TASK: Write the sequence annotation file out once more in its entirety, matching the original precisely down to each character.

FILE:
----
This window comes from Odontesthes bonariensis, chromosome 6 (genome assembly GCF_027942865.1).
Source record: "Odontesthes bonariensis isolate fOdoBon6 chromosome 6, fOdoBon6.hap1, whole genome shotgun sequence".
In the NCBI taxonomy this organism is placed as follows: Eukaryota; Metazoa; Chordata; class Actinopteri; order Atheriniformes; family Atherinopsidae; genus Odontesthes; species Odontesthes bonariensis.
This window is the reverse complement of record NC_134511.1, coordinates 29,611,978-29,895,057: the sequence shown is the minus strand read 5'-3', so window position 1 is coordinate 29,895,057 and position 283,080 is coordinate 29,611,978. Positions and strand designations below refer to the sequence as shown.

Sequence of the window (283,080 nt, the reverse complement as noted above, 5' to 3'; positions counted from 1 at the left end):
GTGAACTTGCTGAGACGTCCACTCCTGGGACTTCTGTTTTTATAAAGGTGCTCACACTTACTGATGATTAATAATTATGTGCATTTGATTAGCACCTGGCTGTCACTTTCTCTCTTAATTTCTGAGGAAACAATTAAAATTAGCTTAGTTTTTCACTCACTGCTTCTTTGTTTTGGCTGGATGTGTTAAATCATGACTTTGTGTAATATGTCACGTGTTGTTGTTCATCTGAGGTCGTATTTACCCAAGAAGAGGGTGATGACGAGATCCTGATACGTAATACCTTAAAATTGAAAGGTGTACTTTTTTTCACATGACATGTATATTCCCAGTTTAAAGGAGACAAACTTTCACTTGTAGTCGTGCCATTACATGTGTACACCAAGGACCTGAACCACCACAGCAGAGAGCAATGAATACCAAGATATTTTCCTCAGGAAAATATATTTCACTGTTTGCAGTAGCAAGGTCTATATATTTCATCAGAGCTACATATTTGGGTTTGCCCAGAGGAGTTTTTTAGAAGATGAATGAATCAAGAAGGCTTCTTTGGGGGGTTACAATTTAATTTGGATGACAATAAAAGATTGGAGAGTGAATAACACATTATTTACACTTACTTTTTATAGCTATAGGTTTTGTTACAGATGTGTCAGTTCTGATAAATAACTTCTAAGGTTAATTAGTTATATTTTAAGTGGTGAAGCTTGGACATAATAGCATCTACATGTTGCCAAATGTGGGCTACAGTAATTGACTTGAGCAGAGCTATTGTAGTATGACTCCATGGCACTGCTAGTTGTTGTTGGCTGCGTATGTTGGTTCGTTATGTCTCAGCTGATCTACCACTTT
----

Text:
This window comes from Odontesthes bonariensis, chromosome 6 (genome assembly GCF_027942865.1).
Source record: "Odontesthes bonariensis isolate fOdoBon6 chromosome 6, fOdoBon6.hap1, whole genome shotgun sequence".
In the NCBI taxonomy this organism is placed as follows: Eukaryota; Metazoa; Chordata; class Actinopteri; order Atheriniformes; family Atherinopsidae; genus Odontesthes; species Odontesthes bonariensis.
This window is the reverse complement of record NC_134511.1, coordinates 29,611,978-29,895,057: the sequence shown is the minus strand read 5'-3', so window position 1 is coordinate 29,895,057 and position 283,080 is coordinate 29,611,978. Positions and strand designations below refer to the sequence as shown.

Sequence of the window (283,080 nt, the reverse complement as noted above, 5' to 3'; positions counted from 1 at the left end):
GTGAACTTGCTGAGACGTCCACTCCTGGGACTTCTGTTTTTATAAAGGTGCTCACACTTACTGATGATTAATAATTATGTGCATTTGATTAGCACCTGGCTGTCACTTTCTCTCTTAATTTCTGAGGAAACAATTAAAATTAGCTTAGTTTTTCACTCACTGCTTCTTTGTTTTGGCTGGATGTGTTAAATCATGACTTTGTGTAATATGTCACGTGTTGTTGTTCATCTGAGGTCGTATTTACCCAAGAAGAGGGTGATGACGAGATCCTGATACGTAATACCTTAAAATTGAAAGGTGTACTTTTTTTCACATGACATGTATATTCCCAGTTTAAAGGAGACAAACTTTCACTTGTAGTCGTGCCATTACATGTGTACACCAAGGACCTGAACCACCACAGCAGAGAGCAATGAATACCAAGATATTTTCCTCAGGAAAATATATTTCACTGTTTGCAGTAGCAAGGTCTATATATTTCATCAGAGCTACATATTTGGGTTTGCCCAGAGGAGTTTTTTAGAAGATGAATGAATCAAGAAGGCTTCTTTGGGGGGTTACAATTTAATTTGGATGACAATAAAAGATTGGAGAGTGAATAACACATTATTTACACTTACTTTTTATAGCTATAGGTTTTGTTACAGATGTGTCAGTTCTGATAAATAACTTCTAAGGTTAATTAGTTATATTTTAAGTGGTGAAGCTTGGACATAATAGCATCTACATGTTGCCAAATGTGGGCTACAGTAATTGACTTGAGCAGAGCTATTGTAGTATGACTCCATGGCACTGCTAGTTGTTGTTGGCTGCGTATGTTGGTTCGTTATGTCTCAGCTGATCTACCACTTT